10. Seiko A.G.S. “Kinetic” (1988)

Seiko Kinetic - 1988
The Seiko A.G.S. introduced “Kinetic” winding.

Seiko did not give up on mechanical watchmaking innovations and other types of technologies after it introduced its quartz watches. The brand introduced a solar-powered watch in 1977 and a quartz watch with hand-wound power generating in 1986. In 1988, it introduced a new technology that would help define the brand for the modern era for its Seiko A.G.S. (Automatic Generating System, which later become known as “Kinetic”), a watch whose movement had an oscillating weight that converted the motions of the wearer’s wrist into electricity that powered the quartz movement.

11. Seiko Spring Drive Spacewalk (2008)

Seiko Spring Drive Spacewalk - 2010
The Seiko Spring Drive Spacewalk was built for the rigors of outer space.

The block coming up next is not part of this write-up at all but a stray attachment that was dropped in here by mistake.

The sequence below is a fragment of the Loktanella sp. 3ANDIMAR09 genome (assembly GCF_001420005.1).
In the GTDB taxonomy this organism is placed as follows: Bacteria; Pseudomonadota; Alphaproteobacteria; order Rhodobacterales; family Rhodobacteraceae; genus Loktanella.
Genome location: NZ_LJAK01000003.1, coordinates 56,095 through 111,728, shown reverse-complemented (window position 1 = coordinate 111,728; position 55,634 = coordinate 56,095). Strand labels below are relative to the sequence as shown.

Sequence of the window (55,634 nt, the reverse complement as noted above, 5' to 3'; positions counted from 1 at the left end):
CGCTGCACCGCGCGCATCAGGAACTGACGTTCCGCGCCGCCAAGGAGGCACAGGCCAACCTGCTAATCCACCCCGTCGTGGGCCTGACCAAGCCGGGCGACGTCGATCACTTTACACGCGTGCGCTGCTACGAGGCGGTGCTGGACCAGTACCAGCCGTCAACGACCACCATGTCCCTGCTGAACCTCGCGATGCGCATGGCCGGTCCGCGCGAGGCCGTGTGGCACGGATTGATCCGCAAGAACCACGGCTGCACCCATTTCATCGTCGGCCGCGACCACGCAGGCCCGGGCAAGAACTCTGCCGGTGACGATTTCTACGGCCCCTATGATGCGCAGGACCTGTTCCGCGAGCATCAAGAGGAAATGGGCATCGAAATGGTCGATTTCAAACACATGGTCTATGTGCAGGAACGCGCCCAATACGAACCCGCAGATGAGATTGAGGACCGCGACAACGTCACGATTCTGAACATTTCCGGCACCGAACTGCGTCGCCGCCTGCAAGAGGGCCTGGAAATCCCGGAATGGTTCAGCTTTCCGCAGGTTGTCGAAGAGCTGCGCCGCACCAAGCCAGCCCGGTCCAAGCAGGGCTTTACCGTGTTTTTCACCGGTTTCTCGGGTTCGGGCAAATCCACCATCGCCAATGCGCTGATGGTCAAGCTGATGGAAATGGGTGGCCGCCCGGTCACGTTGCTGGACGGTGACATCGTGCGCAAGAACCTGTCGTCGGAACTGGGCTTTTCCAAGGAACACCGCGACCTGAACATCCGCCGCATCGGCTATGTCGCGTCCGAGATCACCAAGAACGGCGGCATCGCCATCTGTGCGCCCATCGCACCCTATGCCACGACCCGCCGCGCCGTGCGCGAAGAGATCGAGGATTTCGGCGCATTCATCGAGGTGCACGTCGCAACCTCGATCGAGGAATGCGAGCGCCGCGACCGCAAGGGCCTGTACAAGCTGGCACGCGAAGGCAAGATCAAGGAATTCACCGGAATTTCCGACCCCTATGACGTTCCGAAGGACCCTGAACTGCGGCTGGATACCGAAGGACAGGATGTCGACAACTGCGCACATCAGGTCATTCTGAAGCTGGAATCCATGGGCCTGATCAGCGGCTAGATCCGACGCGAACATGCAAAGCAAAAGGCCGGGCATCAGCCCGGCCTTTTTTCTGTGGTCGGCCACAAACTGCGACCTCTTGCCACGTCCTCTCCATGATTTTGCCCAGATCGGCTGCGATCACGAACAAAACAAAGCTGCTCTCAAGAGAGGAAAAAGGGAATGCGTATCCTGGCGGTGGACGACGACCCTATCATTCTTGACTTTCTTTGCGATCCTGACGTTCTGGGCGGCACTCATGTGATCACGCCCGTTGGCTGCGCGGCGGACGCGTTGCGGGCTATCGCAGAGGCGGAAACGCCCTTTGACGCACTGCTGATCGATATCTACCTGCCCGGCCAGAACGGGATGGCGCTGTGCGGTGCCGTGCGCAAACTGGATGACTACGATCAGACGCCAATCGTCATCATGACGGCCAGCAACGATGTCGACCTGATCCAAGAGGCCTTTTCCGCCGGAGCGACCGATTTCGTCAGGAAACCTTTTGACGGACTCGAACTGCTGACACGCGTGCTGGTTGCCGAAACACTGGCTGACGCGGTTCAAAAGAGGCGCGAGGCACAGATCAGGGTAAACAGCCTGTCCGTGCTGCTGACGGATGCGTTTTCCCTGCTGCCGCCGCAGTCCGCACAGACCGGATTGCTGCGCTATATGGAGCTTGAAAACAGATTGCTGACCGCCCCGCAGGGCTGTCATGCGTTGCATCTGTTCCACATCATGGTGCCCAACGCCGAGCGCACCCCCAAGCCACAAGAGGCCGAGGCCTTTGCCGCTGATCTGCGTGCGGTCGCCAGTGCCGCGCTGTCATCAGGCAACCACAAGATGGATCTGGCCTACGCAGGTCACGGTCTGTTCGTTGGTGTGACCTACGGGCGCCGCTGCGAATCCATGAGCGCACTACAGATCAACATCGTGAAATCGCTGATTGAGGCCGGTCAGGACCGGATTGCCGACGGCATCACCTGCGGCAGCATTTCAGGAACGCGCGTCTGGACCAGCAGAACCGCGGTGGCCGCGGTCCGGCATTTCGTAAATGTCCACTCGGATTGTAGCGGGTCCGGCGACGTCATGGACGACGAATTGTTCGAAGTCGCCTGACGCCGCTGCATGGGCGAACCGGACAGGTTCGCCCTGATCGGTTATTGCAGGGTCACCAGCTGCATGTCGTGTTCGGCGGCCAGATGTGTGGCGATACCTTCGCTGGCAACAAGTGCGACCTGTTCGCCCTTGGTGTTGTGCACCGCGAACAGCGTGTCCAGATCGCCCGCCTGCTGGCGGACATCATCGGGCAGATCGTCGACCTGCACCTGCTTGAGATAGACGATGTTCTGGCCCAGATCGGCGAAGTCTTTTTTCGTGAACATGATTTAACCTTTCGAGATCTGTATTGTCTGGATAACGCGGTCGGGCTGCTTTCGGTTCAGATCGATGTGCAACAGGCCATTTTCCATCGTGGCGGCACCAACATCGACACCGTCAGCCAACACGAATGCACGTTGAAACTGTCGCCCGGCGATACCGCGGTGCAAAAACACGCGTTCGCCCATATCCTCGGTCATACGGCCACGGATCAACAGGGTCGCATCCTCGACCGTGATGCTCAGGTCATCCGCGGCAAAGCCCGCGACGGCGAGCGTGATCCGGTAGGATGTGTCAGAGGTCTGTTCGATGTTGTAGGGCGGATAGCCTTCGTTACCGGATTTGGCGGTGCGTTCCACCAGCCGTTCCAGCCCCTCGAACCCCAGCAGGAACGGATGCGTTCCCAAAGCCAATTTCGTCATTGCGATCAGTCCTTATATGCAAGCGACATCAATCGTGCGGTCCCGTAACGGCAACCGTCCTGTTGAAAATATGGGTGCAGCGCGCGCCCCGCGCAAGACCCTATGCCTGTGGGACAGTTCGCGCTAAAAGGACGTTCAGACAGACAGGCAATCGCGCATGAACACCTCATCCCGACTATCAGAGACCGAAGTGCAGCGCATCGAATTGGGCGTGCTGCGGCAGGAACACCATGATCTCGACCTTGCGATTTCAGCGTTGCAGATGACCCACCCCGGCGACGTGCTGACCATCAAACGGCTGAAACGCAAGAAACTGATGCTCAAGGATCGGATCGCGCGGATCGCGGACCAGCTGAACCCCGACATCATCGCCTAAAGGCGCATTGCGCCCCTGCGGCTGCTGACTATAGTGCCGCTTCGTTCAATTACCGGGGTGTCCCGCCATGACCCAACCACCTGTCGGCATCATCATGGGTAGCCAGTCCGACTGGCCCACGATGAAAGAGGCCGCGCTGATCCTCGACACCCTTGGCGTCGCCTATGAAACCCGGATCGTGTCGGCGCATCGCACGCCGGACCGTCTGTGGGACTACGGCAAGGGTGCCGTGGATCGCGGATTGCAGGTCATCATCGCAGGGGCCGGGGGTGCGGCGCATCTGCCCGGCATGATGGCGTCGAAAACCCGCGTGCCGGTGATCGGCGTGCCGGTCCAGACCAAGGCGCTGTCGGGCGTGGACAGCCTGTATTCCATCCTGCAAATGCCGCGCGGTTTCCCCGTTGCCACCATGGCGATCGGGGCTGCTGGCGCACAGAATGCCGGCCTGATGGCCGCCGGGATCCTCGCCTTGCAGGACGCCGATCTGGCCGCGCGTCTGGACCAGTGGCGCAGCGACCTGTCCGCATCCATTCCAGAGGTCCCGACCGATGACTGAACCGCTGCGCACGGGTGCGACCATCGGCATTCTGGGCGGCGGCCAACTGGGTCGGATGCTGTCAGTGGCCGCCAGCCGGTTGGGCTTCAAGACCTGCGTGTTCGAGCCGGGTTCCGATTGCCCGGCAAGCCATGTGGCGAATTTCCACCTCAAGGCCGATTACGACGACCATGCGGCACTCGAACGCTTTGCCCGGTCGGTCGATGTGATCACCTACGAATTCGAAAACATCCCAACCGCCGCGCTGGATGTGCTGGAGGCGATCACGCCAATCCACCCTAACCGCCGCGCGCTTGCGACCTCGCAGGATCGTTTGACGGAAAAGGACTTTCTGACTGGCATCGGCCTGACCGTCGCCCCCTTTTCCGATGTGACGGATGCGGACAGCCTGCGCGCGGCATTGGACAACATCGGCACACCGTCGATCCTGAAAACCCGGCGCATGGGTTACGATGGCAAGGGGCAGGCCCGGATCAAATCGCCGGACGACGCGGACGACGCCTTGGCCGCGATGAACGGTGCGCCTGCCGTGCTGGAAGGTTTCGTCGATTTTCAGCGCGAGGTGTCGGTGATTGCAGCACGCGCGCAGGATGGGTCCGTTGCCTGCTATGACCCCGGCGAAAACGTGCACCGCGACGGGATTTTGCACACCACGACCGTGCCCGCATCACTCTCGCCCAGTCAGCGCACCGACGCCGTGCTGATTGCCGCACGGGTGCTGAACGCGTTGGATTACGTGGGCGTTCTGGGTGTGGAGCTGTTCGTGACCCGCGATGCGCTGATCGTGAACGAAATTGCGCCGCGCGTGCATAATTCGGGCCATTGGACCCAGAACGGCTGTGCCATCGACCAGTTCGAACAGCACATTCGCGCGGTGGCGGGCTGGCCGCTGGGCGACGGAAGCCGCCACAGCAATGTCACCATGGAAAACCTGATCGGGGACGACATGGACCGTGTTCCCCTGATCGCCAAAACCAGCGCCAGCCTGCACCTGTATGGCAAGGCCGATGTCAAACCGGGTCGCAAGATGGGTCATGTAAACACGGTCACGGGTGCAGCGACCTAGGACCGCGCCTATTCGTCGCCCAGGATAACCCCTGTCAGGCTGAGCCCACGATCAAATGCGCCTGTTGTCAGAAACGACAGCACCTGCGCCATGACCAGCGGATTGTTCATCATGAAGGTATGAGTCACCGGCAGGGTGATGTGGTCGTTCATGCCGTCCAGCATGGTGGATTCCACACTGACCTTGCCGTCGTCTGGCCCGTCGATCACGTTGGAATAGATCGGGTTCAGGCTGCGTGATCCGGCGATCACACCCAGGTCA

Seiko introduced another new technology to the watch market in 1999, releasing the first watch with a “Spring Drive” movement, which has a quartz oscillator but is powered a mainspring like a mechanical watch. Since that debut, Spring Drive has found its way into numerous Seiko watches, including some modern versions of the Grand Seiko. Perhaps its most notable iteration is in the Spring Drive Spacewalk, which was specially commissioned by video-game mogul Richard Garriott, whose father was a NASA astronaut and Seiko wearer, and who, in October of 2008, visited the International Space Station (Garriott’s initial goal, which did not materialize, was to become the first civilian to walk in space, hence the model’s name.) The watch, which was limited to 100 pieces, was engineered specifically for space travel, with a specially designed gasket that made it extra airtight in frigid temperatures, a lightweight case made of high-intensity titanium, and a large dial with easy-to-read chronograph subdials and three times the amount of luminous material as on a standard luminous watch. Additionally, the large chronograph pushers were made to be easily operable by someone wearing the thick gloves of a spacesuit.